Brief Fact Summary.
After Frank Billotti murdered his wife, he used a conveyance to a strawman to create a joint tenancy with his mother in land he and his wife had jointly owned before her murder. Carolyn Billotti’s parents, Andrew and Virginia Lakatos (Plaintiffs) sued to have the land partitioned.
Synopsis of Rule of Law.
Property that is owned in joint tenancy will not pass by right of survivorship to a surviving cotenant who murdered the deceased tenant.
Frank and Carolyn Billotti were married and owned two properties as joint tenants with right of survivorship. Frank killed Carolyn and their two daughters. Subsequently, Frank conveyed the properties to his mother, who conveyed them to a strawman. The strawman contemporaneously conveyed both properties back to Frank and his mother, Rose Billotti. Carolyn’s parents, Plaintiffs, sued to partition the properties. The trial court denied the request and Plaintiffs appealed.
Does land that is jointly owned pass through the right of survivorship when one cotenant is murdered by the other?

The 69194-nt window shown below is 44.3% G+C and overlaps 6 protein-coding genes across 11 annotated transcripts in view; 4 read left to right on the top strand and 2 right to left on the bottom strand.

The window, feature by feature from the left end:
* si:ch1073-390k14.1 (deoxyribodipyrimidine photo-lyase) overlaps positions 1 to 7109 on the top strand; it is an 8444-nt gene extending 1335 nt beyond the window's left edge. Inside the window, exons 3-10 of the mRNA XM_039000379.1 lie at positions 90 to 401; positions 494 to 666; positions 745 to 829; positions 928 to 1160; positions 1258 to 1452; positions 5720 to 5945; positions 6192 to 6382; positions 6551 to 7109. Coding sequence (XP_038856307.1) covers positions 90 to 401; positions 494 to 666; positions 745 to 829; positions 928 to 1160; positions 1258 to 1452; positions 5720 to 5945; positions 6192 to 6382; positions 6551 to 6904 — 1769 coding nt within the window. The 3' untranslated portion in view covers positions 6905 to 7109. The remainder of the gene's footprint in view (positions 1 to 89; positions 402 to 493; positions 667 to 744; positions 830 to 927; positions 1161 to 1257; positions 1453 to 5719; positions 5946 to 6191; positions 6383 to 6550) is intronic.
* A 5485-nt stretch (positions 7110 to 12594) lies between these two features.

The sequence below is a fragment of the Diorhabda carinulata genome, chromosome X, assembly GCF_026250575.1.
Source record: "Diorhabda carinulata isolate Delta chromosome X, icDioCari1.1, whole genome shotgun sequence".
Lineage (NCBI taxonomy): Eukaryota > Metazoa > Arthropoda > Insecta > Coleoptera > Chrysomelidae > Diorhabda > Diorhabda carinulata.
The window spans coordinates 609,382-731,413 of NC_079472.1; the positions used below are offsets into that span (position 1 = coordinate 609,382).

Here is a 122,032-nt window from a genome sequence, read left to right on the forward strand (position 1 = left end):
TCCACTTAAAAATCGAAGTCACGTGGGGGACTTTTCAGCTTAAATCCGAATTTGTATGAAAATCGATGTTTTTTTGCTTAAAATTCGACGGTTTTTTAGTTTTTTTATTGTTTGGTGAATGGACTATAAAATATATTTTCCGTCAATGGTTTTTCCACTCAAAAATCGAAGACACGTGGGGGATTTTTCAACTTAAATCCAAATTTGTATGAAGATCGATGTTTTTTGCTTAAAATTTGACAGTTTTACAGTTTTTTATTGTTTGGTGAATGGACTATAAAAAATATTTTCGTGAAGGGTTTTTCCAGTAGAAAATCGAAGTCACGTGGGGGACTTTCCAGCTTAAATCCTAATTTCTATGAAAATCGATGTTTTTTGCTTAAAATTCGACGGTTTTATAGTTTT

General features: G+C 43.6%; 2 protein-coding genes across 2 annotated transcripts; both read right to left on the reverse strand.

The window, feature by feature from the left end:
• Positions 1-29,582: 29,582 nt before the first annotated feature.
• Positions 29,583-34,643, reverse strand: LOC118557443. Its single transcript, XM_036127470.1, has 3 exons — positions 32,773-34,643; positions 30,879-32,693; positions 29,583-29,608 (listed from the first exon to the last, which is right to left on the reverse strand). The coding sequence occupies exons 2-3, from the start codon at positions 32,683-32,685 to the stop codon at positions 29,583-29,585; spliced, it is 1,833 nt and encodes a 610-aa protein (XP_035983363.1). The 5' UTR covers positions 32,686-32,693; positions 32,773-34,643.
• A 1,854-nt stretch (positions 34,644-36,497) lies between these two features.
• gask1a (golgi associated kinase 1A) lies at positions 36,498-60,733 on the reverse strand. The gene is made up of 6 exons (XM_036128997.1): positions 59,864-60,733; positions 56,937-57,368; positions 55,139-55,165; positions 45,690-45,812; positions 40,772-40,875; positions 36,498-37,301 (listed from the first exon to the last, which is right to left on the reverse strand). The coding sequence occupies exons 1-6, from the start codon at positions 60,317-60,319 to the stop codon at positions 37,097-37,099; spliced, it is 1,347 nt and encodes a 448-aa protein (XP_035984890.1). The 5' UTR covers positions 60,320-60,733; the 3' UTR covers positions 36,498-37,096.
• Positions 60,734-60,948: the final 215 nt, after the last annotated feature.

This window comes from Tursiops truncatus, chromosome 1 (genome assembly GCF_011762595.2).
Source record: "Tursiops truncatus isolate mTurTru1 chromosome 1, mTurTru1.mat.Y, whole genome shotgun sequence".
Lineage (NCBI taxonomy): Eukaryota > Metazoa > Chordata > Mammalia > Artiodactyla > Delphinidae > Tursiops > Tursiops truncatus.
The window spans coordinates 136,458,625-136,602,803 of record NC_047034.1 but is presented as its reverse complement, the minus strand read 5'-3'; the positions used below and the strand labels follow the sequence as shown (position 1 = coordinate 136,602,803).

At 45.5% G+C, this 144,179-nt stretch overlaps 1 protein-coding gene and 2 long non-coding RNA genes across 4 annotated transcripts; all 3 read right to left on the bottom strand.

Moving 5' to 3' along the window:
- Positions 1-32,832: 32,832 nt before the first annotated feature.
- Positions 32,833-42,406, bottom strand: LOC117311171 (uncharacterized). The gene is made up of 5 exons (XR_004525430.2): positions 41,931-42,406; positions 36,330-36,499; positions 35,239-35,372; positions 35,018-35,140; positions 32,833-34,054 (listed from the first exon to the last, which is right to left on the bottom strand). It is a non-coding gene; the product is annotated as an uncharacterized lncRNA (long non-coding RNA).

(Maynard, J.) No. Property that is owned in joint tenancy will not pass by right of survivorship to a surviving cotenant who murdered the deceased tenant. Public policy prevents allowing a murderer to benefit from his actions. Frank Billotti would have owned both properties through the right of survivorship if Carolyn Billotti had died under other circumstances. However, because he murdered Carolyn, the properties will pass as though Frank had predeceased her. The properties belong entirely to Plaintiffs. Frank and Rose Billotti take nothing. Reversed.
This decision rests on principles of equity. It would be unfair for someone to murder another and then benefit from it. Public policy does not favor granting benefits to those who violate the law